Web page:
Where to Eat in Canada 20–21
|This is a guide to Canadian restaurants from coast to coast, the first ever published and the only one of its kind on the market today. The guide is now 50 years old, and this is its final edition. It’s lasted all this time because everyone knows that we have no reason to tell lies. We get no royalties. We pay for our meals, just like you. Nobody can buy his way into this guide and nobody can buy his way out. We tell you what each restaurant does well and what it does badly. We tell you when each is open and what credit cards it takes. There are maps that show you exactly where each place is. We tell you which restaurants are the best buys in the country, and the best of them all get one, two or three stars. Whether you live in Toronto or Vancouver, whether you’re travelling on business or on holiday, this has to be the book for you.
See Where to Eat in Canada for more information and sample reviews.
7.5 by 4.5 by 350 pages, ten maps, cover art by André Derain
$27.50 (paper) ISBN 978 0 7780 1448 5
ISSN 0315 3088
“Every traveller in Canada should carry a copy”—Toronto Star
“Don’t leave home without it”—Globe & Mail
16: Best Canadian Stories
Edited by John Metcalf
|In this forty-sixth and ﬁnal edition of Oberon’s Best Canadian Stories, John Metcalf has brought together once again the anthology’s trademark blend of new voices and old hands. But it is the old hands—Pauline Holdstock, Leon Rooke, Cynthia Flood and Douglas Glover—whose work feels the most urgent. Look at Leon Rooke’s “Sara Mago,” the story of a blind girl searching for her lost guide dog, inspired by José Saramago’s novel Blindness. Then there’s Kathy Page, Elise Levine, Shaena Lambert and Alice Petersen, writers in full stride with a book or two already behind them. And last but not least the newcomers, Paige Cooper, Megan Findlay, Ben Stephenson and, above all, Lisa Alward, whose story “Cocktail” is one of the highlights of the collection. Best Canadian Stories has had a great history, and it is going out in style.|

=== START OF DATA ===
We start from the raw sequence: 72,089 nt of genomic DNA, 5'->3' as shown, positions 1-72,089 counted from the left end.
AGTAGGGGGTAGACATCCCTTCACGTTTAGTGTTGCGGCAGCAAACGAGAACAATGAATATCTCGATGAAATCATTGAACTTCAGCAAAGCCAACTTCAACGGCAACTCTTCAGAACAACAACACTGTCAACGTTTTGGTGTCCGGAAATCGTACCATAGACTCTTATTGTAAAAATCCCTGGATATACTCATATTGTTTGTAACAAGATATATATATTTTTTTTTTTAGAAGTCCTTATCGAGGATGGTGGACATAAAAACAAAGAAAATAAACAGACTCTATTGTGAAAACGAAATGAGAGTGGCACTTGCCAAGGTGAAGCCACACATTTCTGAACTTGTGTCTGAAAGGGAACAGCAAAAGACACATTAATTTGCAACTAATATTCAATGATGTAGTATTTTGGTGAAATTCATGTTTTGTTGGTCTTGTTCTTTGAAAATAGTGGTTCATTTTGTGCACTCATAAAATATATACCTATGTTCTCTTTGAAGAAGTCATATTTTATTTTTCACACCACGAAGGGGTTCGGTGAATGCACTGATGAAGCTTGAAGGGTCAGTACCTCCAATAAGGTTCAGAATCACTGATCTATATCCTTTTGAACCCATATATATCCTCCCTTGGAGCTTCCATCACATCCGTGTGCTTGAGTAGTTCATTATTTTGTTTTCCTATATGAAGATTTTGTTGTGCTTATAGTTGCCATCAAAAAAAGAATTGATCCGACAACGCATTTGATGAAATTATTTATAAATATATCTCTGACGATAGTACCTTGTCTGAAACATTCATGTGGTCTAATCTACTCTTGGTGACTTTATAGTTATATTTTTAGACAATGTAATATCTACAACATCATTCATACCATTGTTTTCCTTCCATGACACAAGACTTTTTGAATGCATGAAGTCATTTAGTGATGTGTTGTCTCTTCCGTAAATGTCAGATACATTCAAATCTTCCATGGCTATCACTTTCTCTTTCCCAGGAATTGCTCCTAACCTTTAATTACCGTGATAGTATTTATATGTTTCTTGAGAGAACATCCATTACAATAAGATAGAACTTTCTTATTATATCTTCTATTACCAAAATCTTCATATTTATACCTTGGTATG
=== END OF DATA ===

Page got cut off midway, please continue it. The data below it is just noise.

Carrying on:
8.5 by 5.5 by 136 pages, cover by Ethel Spowers
$19.95 (paper) ISBN 978 0 7780 1439 3
$39.95 (paper) ISBN 978 0 7780 1440 9
ISSN 0703 9476
Contributors: Pauline Holdstock, Leon Rooke, Douglas Glover, Cynthia Flood, Kathy Page, Elise Levine, Megan Findlay, Paige Cooper, Alice Petersen, Shaena Lambert, Lisa Alward, Ben Stephenson
“The arrival, late in the fall each year, of this Oberon collection is always cause for fanfare”—Quill & Quire.
“The legacy of this series is massive…a literary institution”—Ottawa Citizen.
Coming Attractions 16
Edited by Mark Anthony Jarman
|Coming Attractions began life in 1980 as First Impressions, and with this ﬁnal edition the series includes 37 volumes, each one introducing the work of three previously unpublished writers. Of the 111 writers discovered over the years, a remarkable number have gone on to prominence in their ﬁeld. Rohinton Mistry is probably the most famous alumnus (he appeared in 1986), but the list also includes Frances Itani, Madeleine Thien, Bonnie Burnard, Peter Behrens, Lisa Moore, Dennis Bock, Neil Smith, Diane Schoemperlen, Timothy Taylor, Sharon Butala, Steven Heighton, Isabel Huggan, Charles Foran, Elyse Gasco, Caroline Adderson, Elise Levine, Gayla Reid, Alexander MacLeod and Rebecca Rosenblum. This is an astonishing quantity of talent to discover and publicize, an amazing number of successful careers to launch. Coming Attractions 16 features once again, as always, three new writers: Charlie Fiset, Susan Sanford Blades and Rod Moody-Corbett. Time will tell what the future holds for each of them, but for now they are in ﬁne company.|